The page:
IDW Ties a Bow on 13 Years of Storytelling with Transformers: Historia
IDW ended their current iteration of Transformers continuity in November, with the universe shattering event, Unicron. In a comics landscape where Crises and Secret events under-deliver on threats to all of existence, it was a rare, true ending to 13 years of storytelling.
In Tranformers: Historia, Chris McFeely (editor of the Transformers wiki) chronicles the entirety of 13 years of IDW Transformers comics. It’s a useful companion to make sense of a complicated timeline of events crafted by dozens of contributors over those years.
It’s also weighty task, because… well… things got buck wild:
The “monster” was, in fact, the Functionalist-ruled Cybertron from the alternate universe Team Rodimus had previously visited, which the Functionalist Council had transformed into a giant robot form.
Props to any writer tasked with crafting that kind of summary.
This iteration of Transformers produced some of the best moments in the history of comics, particularly in the hands of scribes John Barber and James Roberts.
Barber and Roberts pulled off one of the biggest status quo shakeups in the medium by taking Optimus Prime and Megatron off the board, and ending the war between the Autobots and Decepticons. They stripped away the entire basis of the Transformers universe, and it worked. The comic line became an insightful exploration of how a society built around war deals with peace (but also a comic where a crazed giant robot dinosaur fights a city that is also a transforming robot).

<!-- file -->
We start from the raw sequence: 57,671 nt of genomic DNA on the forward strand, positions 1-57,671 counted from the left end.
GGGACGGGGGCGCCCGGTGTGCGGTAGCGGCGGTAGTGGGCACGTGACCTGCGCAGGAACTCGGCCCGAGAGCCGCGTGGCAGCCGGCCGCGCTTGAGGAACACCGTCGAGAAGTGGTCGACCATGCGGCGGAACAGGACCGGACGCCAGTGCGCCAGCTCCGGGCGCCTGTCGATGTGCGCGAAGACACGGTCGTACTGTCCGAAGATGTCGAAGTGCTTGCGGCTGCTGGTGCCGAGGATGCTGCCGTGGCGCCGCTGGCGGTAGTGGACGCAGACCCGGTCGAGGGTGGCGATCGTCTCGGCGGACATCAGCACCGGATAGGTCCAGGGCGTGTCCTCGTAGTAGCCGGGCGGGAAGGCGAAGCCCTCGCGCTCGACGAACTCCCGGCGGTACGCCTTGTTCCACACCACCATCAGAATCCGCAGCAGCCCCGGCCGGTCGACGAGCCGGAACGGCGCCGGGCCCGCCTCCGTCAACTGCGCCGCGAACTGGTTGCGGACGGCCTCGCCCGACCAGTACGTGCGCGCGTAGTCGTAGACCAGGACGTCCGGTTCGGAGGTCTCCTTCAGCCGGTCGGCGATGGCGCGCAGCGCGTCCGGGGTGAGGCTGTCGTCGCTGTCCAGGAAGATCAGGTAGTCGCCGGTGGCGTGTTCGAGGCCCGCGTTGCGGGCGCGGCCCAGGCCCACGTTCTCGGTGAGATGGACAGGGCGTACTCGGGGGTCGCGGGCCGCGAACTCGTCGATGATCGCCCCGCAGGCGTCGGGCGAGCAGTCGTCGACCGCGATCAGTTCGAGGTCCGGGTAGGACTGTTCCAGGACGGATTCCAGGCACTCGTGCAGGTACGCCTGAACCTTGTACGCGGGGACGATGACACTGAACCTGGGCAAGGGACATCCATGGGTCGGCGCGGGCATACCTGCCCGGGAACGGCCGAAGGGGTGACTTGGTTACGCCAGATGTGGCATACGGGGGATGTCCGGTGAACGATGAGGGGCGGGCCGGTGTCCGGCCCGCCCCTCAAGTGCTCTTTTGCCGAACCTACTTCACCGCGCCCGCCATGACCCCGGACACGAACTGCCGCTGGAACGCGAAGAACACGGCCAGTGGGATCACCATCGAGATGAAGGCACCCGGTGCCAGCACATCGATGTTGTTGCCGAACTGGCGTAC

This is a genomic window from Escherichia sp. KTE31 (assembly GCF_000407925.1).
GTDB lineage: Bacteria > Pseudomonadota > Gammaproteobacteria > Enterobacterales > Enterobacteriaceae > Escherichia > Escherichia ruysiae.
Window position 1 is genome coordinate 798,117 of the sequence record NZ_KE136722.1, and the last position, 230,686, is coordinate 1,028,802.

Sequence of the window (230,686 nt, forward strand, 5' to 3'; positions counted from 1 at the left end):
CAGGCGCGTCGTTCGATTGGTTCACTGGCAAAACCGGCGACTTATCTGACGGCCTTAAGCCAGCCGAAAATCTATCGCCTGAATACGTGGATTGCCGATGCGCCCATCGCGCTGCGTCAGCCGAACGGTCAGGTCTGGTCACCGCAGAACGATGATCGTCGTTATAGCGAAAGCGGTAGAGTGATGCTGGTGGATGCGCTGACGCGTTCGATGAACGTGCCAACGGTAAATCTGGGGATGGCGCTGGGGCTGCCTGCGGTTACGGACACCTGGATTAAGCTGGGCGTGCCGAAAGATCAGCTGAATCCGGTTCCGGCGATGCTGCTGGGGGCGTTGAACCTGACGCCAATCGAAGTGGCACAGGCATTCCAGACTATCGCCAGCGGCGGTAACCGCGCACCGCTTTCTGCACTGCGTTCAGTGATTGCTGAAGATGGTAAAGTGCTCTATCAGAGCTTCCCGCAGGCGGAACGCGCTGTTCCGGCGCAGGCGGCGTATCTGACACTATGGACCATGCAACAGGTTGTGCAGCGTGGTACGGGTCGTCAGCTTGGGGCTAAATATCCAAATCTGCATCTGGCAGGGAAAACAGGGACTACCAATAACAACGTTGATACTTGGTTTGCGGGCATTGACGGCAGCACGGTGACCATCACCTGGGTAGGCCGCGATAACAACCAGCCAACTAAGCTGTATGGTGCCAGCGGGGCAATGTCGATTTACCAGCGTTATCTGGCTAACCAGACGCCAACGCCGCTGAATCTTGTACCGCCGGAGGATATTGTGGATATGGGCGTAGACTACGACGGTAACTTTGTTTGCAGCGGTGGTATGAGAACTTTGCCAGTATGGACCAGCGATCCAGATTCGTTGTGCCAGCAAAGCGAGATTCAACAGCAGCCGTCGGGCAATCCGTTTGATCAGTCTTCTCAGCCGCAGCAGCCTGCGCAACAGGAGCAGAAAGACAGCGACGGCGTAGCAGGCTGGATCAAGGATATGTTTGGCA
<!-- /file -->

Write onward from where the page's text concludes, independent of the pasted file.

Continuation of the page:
Transformers delivered the expected “transforming robots fight and things blow up” in spades. It also offered genuine laugh-out-loud moments. It made us catch feelings over space robot romance. It contained the only literal “jaw dropping moment” I’ve ever experienced in my 25+ years of reading comics. A comic based on a 30+ year old toy line had no business being this good, but it was.
They weren’t all winners. IDW wove together G.I. Joe, ROM, Micronauts, and a bunch of other toy properties into one universe, much to the expense of Transformers storytelling. Hunter O’Nion happened. We can argue over whether All Hail Megatron was any good. Historia doesn’t pass judgement, content with chronicling everything.
Transformers: Historia is an outstanding summary for the Transformer fan trying to makes sense of a complicated continuity. McFeely deftly navigates time travel, alternate universes, quantum duplicates, and retcons, crafting a definitive history at the end of a universe.
Transformers: Historia is in stores now.